New York

Glenn Brown

Gagosian Gallery (21)

As an appropriationist painter whose technique is as close to perfect as one could imagine, the challenge for Glenn Brown has often been simply to choose the most interesting source material. And while he has emphasized the extent to which he manipulates rather than merely reproduces his selections, he has yet to unveil a genuinely radical act of transformation. That this is Brown’s first solo exhibition in New York comes as something of a surprise—after all, he’s been on the YBA list since it was first typed up—but this show ultimately points to an artist happy to remain comfortably within a set of self-imposed limitations.

Previous bodies of work have seen Brown immerse himself in the oeuvres of artists as outwardly diverse as Frank Auerbach, Salvador Dalí, biblical romanticist John Martin, and sci-fi illustrator Chris Foss. Occasional rows have broken out over alleged copyright infringement, but these have mostly been the results of overly aggressive estate management or the sentimental attachment to a simplistic ideal of originality on the part of the popular press. It was strongly suggested by a number of British newspapers, for example, that The Loves of Shepherds, 2000, which was based on the cover of an obscure science-fiction novel, was in some way an attempt to deceive the museum-going public.

For the most part, however, Brown has enjoyed an easy ride in the press compared with many of his contemporaries. Perhaps the fact that he makes such labor-intensive work, spending nights holed up in the studio rather than down at the pub, has eased his passage into midcareer. But while the seven paintings and two small sculptures here see him reach further back into art history than before (and, in the process, turn the distortion a notch), finally they plow a familiar furrow. With the mystical power of a reanimator and the cold skill of an assassin, Brown brings peacefully resting images back to life only to kill them all over again. The result is superficially impressive but resists real intellectual or emotional involvement.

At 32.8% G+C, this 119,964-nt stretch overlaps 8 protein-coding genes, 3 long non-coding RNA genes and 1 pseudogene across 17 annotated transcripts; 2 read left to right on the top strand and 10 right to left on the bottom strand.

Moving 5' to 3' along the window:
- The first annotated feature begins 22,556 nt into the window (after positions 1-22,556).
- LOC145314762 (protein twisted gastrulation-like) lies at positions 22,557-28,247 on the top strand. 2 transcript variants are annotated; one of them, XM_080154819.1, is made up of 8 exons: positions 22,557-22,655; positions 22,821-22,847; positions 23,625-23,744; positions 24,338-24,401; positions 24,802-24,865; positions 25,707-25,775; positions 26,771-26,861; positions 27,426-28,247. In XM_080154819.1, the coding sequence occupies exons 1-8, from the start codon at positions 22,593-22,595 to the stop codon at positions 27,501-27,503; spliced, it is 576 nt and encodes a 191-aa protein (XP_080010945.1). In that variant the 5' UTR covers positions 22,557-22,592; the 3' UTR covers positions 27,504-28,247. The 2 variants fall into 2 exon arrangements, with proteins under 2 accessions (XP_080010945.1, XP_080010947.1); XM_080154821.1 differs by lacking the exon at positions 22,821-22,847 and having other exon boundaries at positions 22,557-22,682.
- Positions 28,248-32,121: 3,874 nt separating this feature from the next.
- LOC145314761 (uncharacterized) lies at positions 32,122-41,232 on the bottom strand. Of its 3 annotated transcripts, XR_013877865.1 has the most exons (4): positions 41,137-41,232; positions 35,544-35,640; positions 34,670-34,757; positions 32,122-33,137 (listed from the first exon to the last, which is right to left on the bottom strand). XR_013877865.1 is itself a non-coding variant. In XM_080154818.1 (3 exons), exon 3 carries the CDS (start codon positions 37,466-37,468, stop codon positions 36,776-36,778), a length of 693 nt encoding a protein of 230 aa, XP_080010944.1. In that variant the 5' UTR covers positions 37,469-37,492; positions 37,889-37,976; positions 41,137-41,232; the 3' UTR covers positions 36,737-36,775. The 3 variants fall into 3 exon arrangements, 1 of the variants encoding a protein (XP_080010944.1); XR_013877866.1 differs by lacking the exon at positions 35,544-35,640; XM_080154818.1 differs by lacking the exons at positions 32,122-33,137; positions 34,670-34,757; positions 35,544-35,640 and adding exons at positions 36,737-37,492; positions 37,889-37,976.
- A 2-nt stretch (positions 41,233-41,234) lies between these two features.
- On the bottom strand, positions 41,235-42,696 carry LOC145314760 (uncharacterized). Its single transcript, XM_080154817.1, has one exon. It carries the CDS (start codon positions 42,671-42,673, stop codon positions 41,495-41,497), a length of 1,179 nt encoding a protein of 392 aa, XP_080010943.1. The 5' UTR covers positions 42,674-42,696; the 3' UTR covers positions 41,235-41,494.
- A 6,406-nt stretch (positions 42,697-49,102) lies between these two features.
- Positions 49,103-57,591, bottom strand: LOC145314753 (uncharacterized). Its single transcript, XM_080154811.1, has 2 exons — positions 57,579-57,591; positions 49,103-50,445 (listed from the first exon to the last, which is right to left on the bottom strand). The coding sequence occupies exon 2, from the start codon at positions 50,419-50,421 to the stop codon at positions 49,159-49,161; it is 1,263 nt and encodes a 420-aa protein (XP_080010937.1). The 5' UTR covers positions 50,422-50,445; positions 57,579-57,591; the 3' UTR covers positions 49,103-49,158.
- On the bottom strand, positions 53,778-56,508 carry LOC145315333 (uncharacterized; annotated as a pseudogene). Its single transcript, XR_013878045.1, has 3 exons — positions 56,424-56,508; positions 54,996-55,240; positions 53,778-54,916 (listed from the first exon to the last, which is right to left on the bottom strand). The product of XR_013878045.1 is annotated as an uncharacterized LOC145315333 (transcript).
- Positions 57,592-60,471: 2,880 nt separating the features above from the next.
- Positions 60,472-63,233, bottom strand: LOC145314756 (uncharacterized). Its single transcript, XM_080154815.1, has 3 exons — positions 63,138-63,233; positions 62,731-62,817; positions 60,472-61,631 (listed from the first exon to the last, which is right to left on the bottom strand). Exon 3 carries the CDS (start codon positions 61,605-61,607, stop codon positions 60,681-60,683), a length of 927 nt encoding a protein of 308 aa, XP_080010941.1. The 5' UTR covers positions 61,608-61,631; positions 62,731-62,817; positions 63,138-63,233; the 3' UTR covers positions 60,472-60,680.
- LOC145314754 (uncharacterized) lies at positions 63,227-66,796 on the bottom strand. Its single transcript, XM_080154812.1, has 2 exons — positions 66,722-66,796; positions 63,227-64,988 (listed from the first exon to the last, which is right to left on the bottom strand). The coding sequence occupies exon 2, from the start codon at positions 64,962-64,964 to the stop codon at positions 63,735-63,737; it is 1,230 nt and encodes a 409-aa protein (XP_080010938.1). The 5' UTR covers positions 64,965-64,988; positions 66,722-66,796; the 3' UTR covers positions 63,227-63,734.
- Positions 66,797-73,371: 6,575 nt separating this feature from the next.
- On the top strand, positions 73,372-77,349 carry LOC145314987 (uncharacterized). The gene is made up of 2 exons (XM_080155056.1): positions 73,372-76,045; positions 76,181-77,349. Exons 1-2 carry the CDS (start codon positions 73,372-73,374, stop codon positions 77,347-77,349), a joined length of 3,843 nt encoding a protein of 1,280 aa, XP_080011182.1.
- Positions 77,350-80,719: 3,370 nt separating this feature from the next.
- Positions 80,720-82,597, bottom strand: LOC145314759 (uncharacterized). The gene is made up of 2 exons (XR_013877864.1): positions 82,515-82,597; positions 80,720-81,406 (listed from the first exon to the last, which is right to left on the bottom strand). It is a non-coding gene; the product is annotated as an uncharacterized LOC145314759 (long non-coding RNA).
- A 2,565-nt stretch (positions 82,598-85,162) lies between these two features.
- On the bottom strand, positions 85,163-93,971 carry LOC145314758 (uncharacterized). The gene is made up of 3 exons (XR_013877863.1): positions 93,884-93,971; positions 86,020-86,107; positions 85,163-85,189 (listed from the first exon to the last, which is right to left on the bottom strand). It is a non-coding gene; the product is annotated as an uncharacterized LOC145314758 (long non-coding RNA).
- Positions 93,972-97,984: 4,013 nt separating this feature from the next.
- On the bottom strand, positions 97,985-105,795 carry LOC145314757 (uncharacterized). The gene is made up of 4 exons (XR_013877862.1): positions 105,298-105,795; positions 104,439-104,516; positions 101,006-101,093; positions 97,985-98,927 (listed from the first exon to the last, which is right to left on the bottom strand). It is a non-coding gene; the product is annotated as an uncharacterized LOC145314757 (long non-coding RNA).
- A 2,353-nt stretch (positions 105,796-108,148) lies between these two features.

Death Disco, 2004, for instance, samples Rembrandt’s Flora, 1634, a composition that the Dutchman himself reworked a number of times. Brown vertically elongates the image of the artist’s wife until it resembles a compressed still from a wide-screen movie. The brushwork of the original is exaggerated here to such a degree that the subject’s skin looks burned, tattooed, or reptilian, swirling with suggested texture, while the surface of the panel itself remains stubbornly flat and matte. This is Brown’s latest twist on the near-photographic style of rendition he applied, mockingly, to Auerbach’s mud-pie impasto portraits in the early ’90s. Now, as then, it signals the incontestable fact that we experience art more often in reproduction than in actuality, with all the visual inaccuracies and arbitrary recontextualizations that implies.

The title of the work recalls a defining moment of British postpunk and, along with others here, such as Sex and Filth, is consistent with the artist’s habitual referencing of his own pop-cultural heritage. It seems inadequate, however, as a method of goading high and low into contention, if this is indeed Brown’s aim. When Damien Hirst mined the Sex Pistols’ back catalogue for titles a decade or more ago, it seemed a wholly appropriate strategy that paralleled the work’s iconic shock value. In Brown’s case, it comes off as halfhearted lip service, an allusion retained solely to flag as contemporary a practice that is, at heart, fundamentally conservative.

Michael Wilson